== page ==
I decided for the image debian-11 and the server type cpx11. The final hcloud_server resource definition includes this information, and it references the hlcoud_ssh_key resource that we created earlier

//main.tf
resource "hcloud_server" "controller" {
name = "controller"
server_type = "cpx11"
image = "debian11"
location = "nbg1"
ssh_keys = [hcloud_ssh_key.primary-ssh-key.name]
labels = {
purpose = "K8S_master_node"
}
}

Let’s apply this plan.

Enter a value: yes

hcloud_server.controller: Creating...
hcloud_server.controller: Creation complete after 9s [id=24378332]

The server is created:

Firewall Rules

To make the server access more secure, lets create firewall rules that only allow Ingress traffic on ports 22, 80, 443, and 6443.

The creation of firewall rules is well documented but lets see if we can import existing rules as well. Check the id of a firewall resource in the URL from the cloud console (e.g. https://console.hetzner.cloud/projects/1111111/firewalls/500620/rules)

terraform import hcloud_firewall.default 500620

hcloud_firewall.default: Importing from ID "500620"...
hcloud_firewall.default: Import prepared!
Prepared hcloud_firewall for import
hcloud_firewall.default: Refreshing state... [id=500620]
Import successful!
The resources that were imported are shown above. These resources are now in
your Terraform state and will henceforth be managed by Terraform.

This works. However, a terraform import only updates the state, not the resource files. This needs to be done manually. But you can get a copyable representation of the resource by running terraform show.

terraform show

resource "hcloud_firewall" "default" {
labels = {}
name = "firewall-1"
rule {
destination_ips = []
direction = "in"
port = "22"
protocol = "tcp"
source_ips = [
"0.0.0.0/0",
"::/0",
]
}
}

We add this definition to the main.tf file and add additional rule blocks for the other ports.

After applying these resources, the firewall shows up in the configuration IP as expected:

Lets also add a default egress rule to only allow outgoing DNS traffic:

resource "hcloud_firewall" "default-egress" {
labels = {}
name = "default-egress"
rule {
direction = "out"
port = "53"
protocol = "tcp"
destination_ips = [
"0.0.0.0/0",
"::/0",
]
}
rule {
direction = "out"
port = "53"
protocol = "udp"
destination_ips = [
"0.0.0.0/0",
"::/0",
]
}
}

Lets plan and apply these changes:

terraform plan
tls_private_key.generic-ssh-key: Refreshing state... [id=21b74ea792b55b6cd29613e3a4de098ac774874b]
hcloud_firewall.default-ingress: Refreshing state... [id=550572]
hcloud_ssh_key.primary-ssh-key: Refreshing state... [id=8225679]
hcloud_server.controller: Refreshing state... [id=24411292]

Terraform used the selected providers to generate the following execution plan.
Resource actions are indicated with the following symbols:
+ create
~ update in-place
Terraform will perform the following actions:
# hcloud_firewall.default-egress will be created
+ resource "hcloud_firewall" "default-egress" {
+ id = (known after apply)
+ labels = (known after apply)
+ name = "default-ingress"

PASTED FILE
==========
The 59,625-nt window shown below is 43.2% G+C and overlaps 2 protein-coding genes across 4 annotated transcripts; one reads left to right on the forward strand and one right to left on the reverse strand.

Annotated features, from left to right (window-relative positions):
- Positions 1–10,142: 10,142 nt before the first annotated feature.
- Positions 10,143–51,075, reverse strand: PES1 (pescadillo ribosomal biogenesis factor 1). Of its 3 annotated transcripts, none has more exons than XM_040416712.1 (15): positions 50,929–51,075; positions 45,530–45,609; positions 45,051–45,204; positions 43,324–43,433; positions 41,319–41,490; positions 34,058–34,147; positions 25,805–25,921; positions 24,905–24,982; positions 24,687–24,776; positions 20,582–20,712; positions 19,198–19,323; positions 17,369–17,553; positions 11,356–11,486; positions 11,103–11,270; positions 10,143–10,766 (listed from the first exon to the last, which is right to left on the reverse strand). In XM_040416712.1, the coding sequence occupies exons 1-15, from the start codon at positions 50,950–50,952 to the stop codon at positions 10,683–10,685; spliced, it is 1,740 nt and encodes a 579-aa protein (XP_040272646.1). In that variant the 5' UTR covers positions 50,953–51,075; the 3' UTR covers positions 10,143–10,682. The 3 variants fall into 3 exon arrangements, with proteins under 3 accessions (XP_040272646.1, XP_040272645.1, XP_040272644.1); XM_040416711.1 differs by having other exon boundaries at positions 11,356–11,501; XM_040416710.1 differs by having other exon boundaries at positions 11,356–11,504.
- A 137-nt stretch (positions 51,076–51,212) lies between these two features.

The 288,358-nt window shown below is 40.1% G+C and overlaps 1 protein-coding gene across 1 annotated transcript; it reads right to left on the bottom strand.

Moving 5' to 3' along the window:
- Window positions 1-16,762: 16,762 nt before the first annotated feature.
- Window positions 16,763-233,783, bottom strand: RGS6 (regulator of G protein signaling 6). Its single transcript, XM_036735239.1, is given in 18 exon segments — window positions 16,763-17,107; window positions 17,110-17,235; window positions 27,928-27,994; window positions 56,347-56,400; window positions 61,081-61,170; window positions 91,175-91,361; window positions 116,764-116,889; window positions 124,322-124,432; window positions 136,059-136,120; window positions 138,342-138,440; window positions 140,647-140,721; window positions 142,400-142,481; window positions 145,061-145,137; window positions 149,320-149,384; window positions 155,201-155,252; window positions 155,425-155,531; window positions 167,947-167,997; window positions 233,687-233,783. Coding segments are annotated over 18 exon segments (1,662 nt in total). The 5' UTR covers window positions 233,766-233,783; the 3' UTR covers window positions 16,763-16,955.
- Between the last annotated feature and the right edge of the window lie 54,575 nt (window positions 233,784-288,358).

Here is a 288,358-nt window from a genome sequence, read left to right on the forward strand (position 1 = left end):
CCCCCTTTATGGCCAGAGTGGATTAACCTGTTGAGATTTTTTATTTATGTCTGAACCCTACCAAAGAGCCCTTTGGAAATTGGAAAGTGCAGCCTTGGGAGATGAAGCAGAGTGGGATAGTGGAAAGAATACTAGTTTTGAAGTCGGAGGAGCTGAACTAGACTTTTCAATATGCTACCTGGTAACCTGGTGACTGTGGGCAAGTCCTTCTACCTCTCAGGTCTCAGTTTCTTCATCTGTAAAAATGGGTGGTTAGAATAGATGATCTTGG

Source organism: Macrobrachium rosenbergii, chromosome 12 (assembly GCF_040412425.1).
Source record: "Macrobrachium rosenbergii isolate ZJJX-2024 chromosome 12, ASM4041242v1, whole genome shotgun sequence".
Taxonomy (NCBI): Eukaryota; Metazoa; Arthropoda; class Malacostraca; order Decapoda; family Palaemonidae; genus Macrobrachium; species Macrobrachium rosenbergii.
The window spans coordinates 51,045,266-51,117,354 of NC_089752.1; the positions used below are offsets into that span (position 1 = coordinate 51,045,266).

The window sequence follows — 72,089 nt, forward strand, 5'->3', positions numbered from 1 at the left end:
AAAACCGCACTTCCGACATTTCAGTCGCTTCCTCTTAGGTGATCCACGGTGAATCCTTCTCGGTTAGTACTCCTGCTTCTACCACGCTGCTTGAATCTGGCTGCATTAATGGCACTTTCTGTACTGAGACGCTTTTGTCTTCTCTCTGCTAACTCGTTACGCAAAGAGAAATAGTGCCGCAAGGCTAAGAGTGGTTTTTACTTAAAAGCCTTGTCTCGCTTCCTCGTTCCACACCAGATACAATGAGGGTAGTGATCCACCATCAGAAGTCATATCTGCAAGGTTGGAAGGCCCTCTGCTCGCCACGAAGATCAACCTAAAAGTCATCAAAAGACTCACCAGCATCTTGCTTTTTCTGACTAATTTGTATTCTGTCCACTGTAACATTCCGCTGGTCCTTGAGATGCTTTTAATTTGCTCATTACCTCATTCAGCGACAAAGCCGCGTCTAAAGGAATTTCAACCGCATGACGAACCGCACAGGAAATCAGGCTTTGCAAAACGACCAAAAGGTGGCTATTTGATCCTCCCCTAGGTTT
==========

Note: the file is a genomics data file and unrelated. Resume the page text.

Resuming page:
+ rule {
+ destination_ips = []
+ direction = "out"
+ port = "53"
+ protocol = "tcp"
+ source_ips = []
}
+ rule {
+ destination_ips = []
+ direction = "out"
+ port = "53"
+ protocol = "udp"
+ source_ips = []
}
}
# hcloud_server.controller will be updated in-place
~ resource "hcloud_server" "controller" {
~ firewall_ids = [
- 550572,
] -> (known after apply)
id = "24411292"
name = "controller"
# (16 unchanged attributes hidden)
}
Plan: 1 to add, 1 to change, 0 to destroy.

Ok, all firewall rules are configured and applied.

Getting Access to the Server

The final step is to access the server. For this, we need to export the private key, which is kept in terraform state only, to a local file, and then use an SSH client.

To export the private key, we will use a local provisioner in the SSH key resource definition to grab the key string. This provisioner effectively runs a BASH script that will create a .ssh-tf-hetzner-cloud directory in your home directory, then grab the public and private key string formats from the tls_private_key file, and copy them to concrete files.

resource "tls_private_key" "generic-ssh-key" {
algorithm = "RSA"
rsa_bits = 4096
provisioner "local-exec" {
command = <<EOF
rm -rvf ~.ssh-tf-hetzner-cloud/
mkdir -p ~.ssh-tf-hetzner-cloud/
echo "${tls_private_key.generic-ssh-key.private_key_openssh}" > ~.ssh-tf-hetzner-cloud/id_rsa.key
echo "${tls_private_key.generic-ssh-key.public_key_openssh}" > ~.ssh-tf-hetzner-cloud/id_rsa.pub
chmod 400 ~.ssh-tf-hetzner-cloud/id_rsa.key
chmod 400 ~.ssh-tf-hetzner-cloud/id_rsa.key
EOF
}
}

Because provisioners are only executed at creation time, we need to re-create the tls_private_key resources. One way to do this is to taint the resource, and then run a new terraform apply. Here is how:

terraform taint tls_private_key.generic-ssh-key

Resource instance tls_private_key.generic-ssh-key has been marked as tainted.
terraform plan
tls_private_key.generic-ssh-key: Refreshing state... [id=21b74ea792b55b6cd29613e3a4de098ac774874b]
hcloud_firewall.default-egress: Refreshing state... [id=550580]
hcloud_firewall.default-ingress: Refreshing state... [id=550572]
hcloud_ssh_key.primary-ssh-key: Refreshing state... [id=8225679]
hcloud_server.controller: Refreshing state... [id=24411292]
Terraform used the selected providers to generate the following execution plan.
Resource actions are indicated with the following symbols:
-/+ destroy and then create replacement
Terraform will perform the following actions:
# hcloud_ssh_key.primary-ssh-key must be replaced
-/+ resource "hcloud_ssh_key" "primary-ssh-key" {
~ fingerprint = "ad:b1:40:ce:b4:c9:66:cb:82:80:f9:58:35:24:18:ea" -> (known after apply)
~ id = "8225679" -> (known after apply)
- labels = {} -> null
name = "hcloud-ssh-key"
....
Plan: 2 to add, 0 to change, 2 to destroy.

So, the SSH key resource is recreated, the servers reconfigured, and we have the key files on our computer. Everything we need to access the servers:

ssh root@159.69.35.153 -i .ssh-tf-hetzner-cloud/id_rsa.key
The authenticity of host '159.69.35.153 (159.69.35.153)' can't be established.
ED25519 key fingerprint is SHA256:ZU4XG1VBkr+lgor7uhsf7CESVYERt7QgtMZ52XbDmFE.
This key is not known by any other names
Are you sure you want to continue connecting (yes/no/[fingerprint])? yes
Warning: Permanently added '159.69.35.153' (ED25519) to the list of known hosts.

root@controller:~#

Yes! It worked.

Conclusion

Terraform is a powerful infrastructure configuration language. In this hands-on tutorial, you learned how to work with Terraform for access the Hetzner cloud computing service. Specifically, we created a basic project file setup, configured the provider with an access token, and then created a cloud computing server, firewall rule, SSH keys to access the servers. With this project, you have implemented the infrastructure-as-code principle, and can create an immutable infrastructure in less than a minutes.